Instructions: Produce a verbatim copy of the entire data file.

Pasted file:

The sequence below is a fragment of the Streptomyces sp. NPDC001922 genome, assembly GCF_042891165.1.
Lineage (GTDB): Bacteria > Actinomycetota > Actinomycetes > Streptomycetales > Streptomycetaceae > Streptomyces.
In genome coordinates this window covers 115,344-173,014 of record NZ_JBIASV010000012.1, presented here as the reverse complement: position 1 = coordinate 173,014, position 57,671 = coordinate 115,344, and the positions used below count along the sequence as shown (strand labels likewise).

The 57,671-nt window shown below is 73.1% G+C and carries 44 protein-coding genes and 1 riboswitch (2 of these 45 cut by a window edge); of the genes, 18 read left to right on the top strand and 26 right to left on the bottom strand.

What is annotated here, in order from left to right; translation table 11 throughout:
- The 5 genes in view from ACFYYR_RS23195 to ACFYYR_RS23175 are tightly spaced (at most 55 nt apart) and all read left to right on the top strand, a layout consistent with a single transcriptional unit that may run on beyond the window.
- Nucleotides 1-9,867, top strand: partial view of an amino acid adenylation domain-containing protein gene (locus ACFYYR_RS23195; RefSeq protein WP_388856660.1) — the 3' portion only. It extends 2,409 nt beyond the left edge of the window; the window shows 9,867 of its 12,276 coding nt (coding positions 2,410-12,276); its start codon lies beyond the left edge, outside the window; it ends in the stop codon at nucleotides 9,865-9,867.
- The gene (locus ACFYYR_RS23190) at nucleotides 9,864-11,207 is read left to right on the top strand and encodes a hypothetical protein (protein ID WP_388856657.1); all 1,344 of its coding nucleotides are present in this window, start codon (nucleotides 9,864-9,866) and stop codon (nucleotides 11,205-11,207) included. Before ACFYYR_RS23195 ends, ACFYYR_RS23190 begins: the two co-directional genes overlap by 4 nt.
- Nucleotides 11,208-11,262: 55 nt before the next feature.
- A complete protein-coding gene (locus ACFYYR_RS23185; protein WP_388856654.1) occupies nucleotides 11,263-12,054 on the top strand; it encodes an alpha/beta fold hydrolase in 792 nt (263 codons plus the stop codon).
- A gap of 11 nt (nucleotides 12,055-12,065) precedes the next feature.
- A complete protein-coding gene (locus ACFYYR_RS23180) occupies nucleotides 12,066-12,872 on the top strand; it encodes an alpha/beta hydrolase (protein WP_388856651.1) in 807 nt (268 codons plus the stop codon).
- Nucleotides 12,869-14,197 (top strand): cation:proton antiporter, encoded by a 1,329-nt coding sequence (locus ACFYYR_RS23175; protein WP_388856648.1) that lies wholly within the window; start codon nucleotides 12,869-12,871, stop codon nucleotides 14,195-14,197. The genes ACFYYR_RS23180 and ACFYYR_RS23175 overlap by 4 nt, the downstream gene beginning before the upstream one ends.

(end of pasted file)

The sequence below is a fragment of the Streptomyces sp. NPDC001922 genome, assembly GCF_042891165.1.
Lineage (GTDB): Bacteria > Actinomycetota > Actinomycetes > Streptomycetales > Streptomycetaceae > Streptomyces.
In genome coordinates this window covers 115,344-173,014 of record NZ_JBIASV010000012.1, presented here as the reverse complement: position 1 = coordinate 173,014, position 57,671 = coordinate 115,344, and the positions used below count along the sequence as shown (strand labels likewise).

The 57,671-nt window shown below is 73.1% G+C and carries 44 protein-coding genes and 1 riboswitch (2 of these 45 cut by a window edge); of the genes, 18 read left to right on the top strand and 26 right to left on the bottom strand.

What is annotated here, in order from left to right; translation table 11 throughout:
- The 5 genes in view from ACFYYR_RS23195 to ACFYYR_RS23175 are tightly spaced (at most 55 nt apart) and all read left to right on the top strand, a layout consistent with a single transcriptional unit that may run on beyond the window.
- Nucleotides 1-9,867, top strand: partial view of an amino acid adenylation domain-containing protein gene (locus ACFYYR_RS23195; RefSeq protein WP_388856660.1) — the 3' portion only. It extends 2,409 nt beyond the left edge of the window; the window shows 9,867 of its 12,276 coding nt (coding positions 2,410-12,276); its start codon lies beyond the left edge, outside the window; it ends in the stop codon at nucleotides 9,865-9,867.
- The gene (locus ACFYYR_RS23190) at nucleotides 9,864-11,207 is read left to right on the top strand and encodes a hypothetical protein (protein ID WP_388856657.1); all 1,344 of its coding nucleotides are present in this window, start codon (nucleotides 9,864-9,866) and stop codon (nucleotides 11,205-11,207) included. Before ACFYYR_RS23195 ends, ACFYYR_RS23190 begins: the two co-directional genes overlap by 4 nt.
- Nucleotides 11,208-11,262: 55 nt before the next feature.
- A complete protein-coding gene (locus ACFYYR_RS23185; protein WP_388856654.1) occupies nucleotides 11,263-12,054 on the top strand; it encodes an alpha/beta fold hydrolase in 792 nt (263 codons plus the stop codon).
- A gap of 11 nt (nucleotides 12,055-12,065) precedes the next feature.
- A complete protein-coding gene (locus ACFYYR_RS23180) occupies nucleotides 12,066-12,872 on the top strand; it encodes an alpha/beta hydrolase (protein WP_388856651.1) in 807 nt (268 codons plus the stop codon).
- Nucleotides 12,869-14,197 (top strand): cation:proton antiporter, encoded by a 1,329-nt coding sequence (locus ACFYYR_RS23175; protein WP_388856648.1) that lies wholly within the window; start codon nucleotides 12,869-12,871, stop codon nucleotides 14,195-14,197. The genes ACFYYR_RS23180 and ACFYYR_RS23175 overlap by 4 nt, the downstream gene beginning before the upstream one ends.